Can the President of the United States be Deplatformed?
07 January 2021
Deplatforming, or taking away the online platform by which someone presents themselves or their brand, is an odd phenomenon on the Internet. It centers around the power of big platforms to kick people off their services, temporarily or permanently, which can cause massive damage to the person or brand being deplatformed. One can find themselves very suddenly losing thousands of fans, followers, or customers with very little recourse. Although deplatforming usually comes up in conversation about big tech like social media services suspending accounts, other types of companies with a huge reach can do it too–such as payment processors blocking their cards from being used at particular places. A company might choose to deplatform something for any reason–it’s too controversial, it’s too offensive, illegal, or just against the company’s values.
Whatever the reason for a company choosing to silence something, doing so is currently legal and does not violate the First Amendment in the U.S.–which protects against the government partaking, not private companies. When a social media service suspends an account, it’s fully within its own First Amendment rights to do so–though the writers of the U.S. Constitution likely never conceived of the size or reach of today’s companies. And although tech platforms adhere to traditions of neutrality and free speech, they can and sometimes do choose to break those traditions. I’ve discussed deplatforming before on this blog and in my books, usually in reference to companies dropping white nationalist neo-Nazi groups from their services. That type of censorship is often considered somewhat acceptable by the online community and some see it as a positive assertion of civilized values. However, it’s a murky area of ethics and neutrality–and in past years, even companies that have done it have made statements that boil down to saying some kinds of web companies shouldn’t do it.
With politicians joining everyone else on the web, deplatforming and social media rules have become an even more complicated issue. What happens when a world leader or an entire government violates a private platform’s rules? Does removing a government account violate the rights of others on the platform to be able to communicate with their leaders? Can the government follow people? Can it block them? Services were likely not developed with the idea that these were questions that may need to be answered. Nor were laws. But, we’re starting to see efforts to answer them. The United States Court of Appeals for the Second Circuit ruled that it is unconstitutional for the president to block people on Twitter, and Twitter has explained that it operates the accounts of political figures differently from others.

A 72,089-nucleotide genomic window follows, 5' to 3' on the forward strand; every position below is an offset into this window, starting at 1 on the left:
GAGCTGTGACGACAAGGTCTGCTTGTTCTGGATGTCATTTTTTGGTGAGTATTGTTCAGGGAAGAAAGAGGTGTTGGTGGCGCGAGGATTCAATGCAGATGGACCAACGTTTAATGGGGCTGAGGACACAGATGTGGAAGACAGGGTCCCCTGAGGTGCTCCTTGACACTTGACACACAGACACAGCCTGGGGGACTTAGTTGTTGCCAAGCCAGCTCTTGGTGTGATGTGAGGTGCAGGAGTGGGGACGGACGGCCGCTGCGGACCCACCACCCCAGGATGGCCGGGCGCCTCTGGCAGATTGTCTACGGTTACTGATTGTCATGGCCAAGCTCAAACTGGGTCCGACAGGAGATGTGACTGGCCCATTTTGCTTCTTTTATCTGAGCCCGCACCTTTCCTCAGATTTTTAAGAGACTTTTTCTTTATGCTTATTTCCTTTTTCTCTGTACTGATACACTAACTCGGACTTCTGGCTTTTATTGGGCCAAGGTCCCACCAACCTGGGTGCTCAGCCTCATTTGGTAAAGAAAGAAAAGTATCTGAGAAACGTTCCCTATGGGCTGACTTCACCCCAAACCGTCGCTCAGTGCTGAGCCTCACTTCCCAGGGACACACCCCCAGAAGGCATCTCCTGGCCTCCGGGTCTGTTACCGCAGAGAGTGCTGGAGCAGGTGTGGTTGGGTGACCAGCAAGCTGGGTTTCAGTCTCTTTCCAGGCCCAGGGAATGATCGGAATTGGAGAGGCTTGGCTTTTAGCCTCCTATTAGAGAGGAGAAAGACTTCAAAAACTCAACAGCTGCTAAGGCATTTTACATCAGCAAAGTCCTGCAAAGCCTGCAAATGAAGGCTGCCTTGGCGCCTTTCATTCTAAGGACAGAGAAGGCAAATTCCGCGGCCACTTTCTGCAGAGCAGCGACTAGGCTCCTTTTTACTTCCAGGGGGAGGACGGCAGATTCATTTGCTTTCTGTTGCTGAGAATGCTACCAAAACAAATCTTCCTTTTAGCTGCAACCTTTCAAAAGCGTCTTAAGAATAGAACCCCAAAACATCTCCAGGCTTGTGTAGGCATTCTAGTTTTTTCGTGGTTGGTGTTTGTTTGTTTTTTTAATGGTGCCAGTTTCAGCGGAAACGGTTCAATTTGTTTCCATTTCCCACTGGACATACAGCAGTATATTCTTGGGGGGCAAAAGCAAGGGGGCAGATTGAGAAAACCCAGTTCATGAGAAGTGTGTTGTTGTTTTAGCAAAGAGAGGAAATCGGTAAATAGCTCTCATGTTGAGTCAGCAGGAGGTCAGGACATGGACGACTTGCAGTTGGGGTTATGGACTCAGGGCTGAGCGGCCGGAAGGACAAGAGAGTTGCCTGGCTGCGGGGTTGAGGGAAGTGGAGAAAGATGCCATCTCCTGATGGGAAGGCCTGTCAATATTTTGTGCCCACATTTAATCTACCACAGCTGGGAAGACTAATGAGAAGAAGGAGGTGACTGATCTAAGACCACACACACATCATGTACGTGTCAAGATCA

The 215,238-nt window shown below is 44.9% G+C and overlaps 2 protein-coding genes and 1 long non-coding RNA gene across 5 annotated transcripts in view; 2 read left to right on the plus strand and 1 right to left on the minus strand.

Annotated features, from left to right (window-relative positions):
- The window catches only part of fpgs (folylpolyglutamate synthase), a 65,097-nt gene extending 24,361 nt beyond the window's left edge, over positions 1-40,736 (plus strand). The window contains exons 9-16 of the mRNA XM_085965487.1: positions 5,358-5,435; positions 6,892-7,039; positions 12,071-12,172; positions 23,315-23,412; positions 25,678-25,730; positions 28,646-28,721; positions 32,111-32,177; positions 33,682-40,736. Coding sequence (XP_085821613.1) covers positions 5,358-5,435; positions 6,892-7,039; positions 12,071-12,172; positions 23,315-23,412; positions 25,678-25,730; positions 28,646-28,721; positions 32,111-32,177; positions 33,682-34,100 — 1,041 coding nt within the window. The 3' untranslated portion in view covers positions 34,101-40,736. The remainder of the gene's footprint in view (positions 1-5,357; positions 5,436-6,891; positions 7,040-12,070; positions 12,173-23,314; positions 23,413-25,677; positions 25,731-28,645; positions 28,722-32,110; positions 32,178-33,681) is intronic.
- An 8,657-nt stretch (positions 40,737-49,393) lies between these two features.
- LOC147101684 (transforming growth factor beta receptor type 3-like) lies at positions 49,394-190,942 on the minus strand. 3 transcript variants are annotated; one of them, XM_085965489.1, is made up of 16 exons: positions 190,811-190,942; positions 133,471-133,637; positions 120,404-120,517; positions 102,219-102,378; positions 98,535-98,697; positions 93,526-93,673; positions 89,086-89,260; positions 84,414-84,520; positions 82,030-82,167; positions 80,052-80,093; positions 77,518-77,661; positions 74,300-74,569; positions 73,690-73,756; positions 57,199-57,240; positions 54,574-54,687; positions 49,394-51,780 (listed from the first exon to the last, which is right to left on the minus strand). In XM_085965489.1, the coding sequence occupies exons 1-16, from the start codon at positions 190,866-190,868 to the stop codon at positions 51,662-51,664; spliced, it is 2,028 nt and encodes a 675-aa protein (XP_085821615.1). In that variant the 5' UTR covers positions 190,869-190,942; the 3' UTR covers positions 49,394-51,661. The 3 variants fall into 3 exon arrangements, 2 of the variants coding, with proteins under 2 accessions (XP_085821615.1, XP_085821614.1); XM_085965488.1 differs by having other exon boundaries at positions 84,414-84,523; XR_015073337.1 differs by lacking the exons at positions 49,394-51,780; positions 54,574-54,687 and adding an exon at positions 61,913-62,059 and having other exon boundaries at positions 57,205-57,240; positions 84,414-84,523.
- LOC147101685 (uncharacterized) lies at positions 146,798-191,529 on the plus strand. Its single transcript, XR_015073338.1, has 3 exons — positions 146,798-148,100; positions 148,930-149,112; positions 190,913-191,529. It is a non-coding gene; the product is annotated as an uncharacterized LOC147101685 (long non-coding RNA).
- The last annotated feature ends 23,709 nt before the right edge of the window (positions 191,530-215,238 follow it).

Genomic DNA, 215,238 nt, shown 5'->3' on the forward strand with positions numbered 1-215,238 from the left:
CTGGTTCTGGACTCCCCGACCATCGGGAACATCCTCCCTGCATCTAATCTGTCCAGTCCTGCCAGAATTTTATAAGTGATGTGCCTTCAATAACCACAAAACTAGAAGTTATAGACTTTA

Throughout his term, President Trump has famously tested the limits of social platform rules. Twitter, his site of choice, has warned him against certain behaviour, has marked his tweets with notices, and occasionally temporarily preventing him, family, and his campaign from sending Tweets. Other social sites sometimes followed. As the end of Trump’s term approaches, online services are becoming increasingly aggressive about enforcing their rules.
And it raises a question: Can the President of the United States be deplatformed?
After insurrectionists attacked the U.S. Capitol, tech companies decided the answer was “yes.” As of the writing of this article, Twitter has temporarily prevented the president from tweeting. Facebook and Instagram (owned by Facebook) have suspended him (this link goes to Facebook) “indefinitely and for at least the next two weeks until the peaceful transfer of power is complete.” Shopify has suspended the Trump Campaign and Trump Organization online stores, and Twitch (owned by Amazon) suspended his streaming channel. Some said the suspensions didn’t go far enough or happen soon enough–and they may have a point because social media has a tendency to magnify problem content. Indeed, much of Mr. Trump’s rhetoric on social media has been a problem–but that’s for a different discussion.
It’s a bizarre situation because on one hand, the president has frequently and vocally violated the rules of the services. As private companies, they can choose not to provide a platform. However, given their explanations that they allow more leeway for world leaders’ behaviour and then waited to enforce rules, they’re suggesting that they have power over the voice of the U.S. President and others. And so, we’re faced with a serious question of what the limits to the editorial control online services are allowed to exercise should be given their massive audiences. As problematic as President Trump’s Twitter use has been, it has highlighted the fact that there are gaps in social media rules, neutrality, and online freedoms of speech–and that special treatment does exist.
We can find a few answers in net neutrality policies and policy such as Section 230. But, we need to hold tech companies more accountable. Even if we agree with some deplatforming decisions and think they are positive assertions of civilized values, tech companies don’t always uphold their traditions of neutrality or always silence the people we hope. If the Internet is intended to be a bastion of free speech, then neutrality is more important than an arbitrary power to deplatform. We need to figure out how to balance promises of free speech with the moderation that is so necessary for online discourse and safety.
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